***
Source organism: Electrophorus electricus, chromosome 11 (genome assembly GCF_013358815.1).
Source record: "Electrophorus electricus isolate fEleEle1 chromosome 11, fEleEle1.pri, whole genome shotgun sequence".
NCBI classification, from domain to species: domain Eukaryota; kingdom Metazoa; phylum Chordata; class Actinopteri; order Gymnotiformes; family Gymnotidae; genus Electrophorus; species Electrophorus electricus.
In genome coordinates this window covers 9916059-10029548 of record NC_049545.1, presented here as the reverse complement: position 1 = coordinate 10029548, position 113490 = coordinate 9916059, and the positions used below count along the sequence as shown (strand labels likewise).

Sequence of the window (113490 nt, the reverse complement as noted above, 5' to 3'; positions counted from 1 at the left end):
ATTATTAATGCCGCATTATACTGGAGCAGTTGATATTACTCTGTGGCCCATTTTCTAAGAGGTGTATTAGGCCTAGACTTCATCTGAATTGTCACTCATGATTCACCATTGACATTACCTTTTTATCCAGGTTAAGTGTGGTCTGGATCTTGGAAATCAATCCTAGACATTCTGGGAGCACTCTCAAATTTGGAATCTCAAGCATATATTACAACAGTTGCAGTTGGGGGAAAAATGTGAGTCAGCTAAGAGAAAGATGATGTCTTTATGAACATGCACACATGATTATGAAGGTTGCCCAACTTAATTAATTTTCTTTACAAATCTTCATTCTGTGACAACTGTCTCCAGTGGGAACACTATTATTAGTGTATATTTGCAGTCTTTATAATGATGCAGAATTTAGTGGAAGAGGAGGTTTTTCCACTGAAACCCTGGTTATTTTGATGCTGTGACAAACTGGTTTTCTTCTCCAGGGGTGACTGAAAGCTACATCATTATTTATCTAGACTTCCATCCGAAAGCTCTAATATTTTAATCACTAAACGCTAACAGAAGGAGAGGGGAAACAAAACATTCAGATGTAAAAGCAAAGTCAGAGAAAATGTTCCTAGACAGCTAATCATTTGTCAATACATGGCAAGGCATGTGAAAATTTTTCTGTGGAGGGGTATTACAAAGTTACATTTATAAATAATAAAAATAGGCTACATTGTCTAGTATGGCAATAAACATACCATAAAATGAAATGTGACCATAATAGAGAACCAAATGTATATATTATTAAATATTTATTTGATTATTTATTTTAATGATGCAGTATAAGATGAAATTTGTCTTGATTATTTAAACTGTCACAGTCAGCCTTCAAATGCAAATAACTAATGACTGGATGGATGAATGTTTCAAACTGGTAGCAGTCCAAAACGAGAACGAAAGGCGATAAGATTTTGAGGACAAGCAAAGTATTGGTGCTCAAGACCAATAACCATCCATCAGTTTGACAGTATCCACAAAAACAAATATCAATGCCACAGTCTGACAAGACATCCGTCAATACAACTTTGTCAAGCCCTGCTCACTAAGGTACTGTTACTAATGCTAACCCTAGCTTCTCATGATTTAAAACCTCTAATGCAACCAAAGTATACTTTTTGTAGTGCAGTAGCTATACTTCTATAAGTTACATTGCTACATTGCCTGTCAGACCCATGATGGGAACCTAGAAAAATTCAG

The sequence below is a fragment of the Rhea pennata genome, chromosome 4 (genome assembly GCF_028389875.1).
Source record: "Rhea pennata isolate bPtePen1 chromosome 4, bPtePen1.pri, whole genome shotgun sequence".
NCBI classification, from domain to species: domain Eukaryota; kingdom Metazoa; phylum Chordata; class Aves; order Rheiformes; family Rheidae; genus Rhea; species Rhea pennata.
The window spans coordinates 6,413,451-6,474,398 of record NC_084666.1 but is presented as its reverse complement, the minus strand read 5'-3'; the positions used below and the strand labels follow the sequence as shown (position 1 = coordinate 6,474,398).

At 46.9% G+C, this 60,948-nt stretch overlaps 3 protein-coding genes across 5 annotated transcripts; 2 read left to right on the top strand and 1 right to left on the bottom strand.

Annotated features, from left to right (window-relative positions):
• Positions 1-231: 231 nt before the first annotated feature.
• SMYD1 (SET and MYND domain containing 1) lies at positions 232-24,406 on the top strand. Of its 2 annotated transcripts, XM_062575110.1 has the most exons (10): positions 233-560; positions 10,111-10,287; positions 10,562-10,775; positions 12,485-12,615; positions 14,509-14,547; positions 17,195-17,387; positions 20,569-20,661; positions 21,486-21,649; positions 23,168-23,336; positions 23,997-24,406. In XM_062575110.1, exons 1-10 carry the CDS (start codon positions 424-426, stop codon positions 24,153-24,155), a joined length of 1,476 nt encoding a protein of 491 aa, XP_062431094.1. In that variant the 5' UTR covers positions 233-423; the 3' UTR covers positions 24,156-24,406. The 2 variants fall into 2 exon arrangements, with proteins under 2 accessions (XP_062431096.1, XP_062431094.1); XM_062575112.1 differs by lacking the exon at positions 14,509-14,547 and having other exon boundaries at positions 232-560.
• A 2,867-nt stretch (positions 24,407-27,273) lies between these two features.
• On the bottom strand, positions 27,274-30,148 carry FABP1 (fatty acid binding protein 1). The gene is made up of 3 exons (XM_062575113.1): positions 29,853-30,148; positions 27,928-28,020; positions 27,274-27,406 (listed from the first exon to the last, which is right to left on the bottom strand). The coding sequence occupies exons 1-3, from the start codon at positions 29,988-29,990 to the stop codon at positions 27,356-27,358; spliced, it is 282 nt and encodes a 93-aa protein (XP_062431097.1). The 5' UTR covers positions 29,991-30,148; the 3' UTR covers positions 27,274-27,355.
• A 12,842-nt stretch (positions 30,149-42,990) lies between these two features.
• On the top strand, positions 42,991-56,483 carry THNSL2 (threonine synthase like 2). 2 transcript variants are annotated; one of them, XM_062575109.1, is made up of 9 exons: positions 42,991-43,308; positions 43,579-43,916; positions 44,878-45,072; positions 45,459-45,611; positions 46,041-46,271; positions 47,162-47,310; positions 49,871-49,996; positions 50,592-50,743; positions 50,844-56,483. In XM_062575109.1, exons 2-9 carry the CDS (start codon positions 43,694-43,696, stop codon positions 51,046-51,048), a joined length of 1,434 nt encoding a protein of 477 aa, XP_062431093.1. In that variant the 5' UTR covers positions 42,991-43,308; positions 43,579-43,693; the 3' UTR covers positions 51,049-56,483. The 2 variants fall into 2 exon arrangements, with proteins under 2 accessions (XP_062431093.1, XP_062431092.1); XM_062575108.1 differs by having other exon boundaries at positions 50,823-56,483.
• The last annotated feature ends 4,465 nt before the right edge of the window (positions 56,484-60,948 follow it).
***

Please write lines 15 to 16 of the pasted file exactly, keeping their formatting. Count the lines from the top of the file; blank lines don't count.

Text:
• A 2,867-nt stretch (positions 24,407-27,273) lies between these two features.
• On the bottom strand, positions 27,274-30,148 carry FABP1 (fatty acid binding protein 1). The gene is made up of 3 exons (XM_062575113.1): positions 29,853-30,148; positions 27,928-28,020; positions 27,274-27,406 (listed from the first exon to the last, which is right to left on the bottom strand). The coding sequence occupies exons 1-3, from the start codon at positions 29,988-29,990 to the stop codon at positions 27,356-27,358; spliced, it is 282 nt and encodes a 93-aa protein (XP_062431097.1). The 5' UTR covers positions 29,991-30,148; the 3' UTR covers positions 27,274-27,355.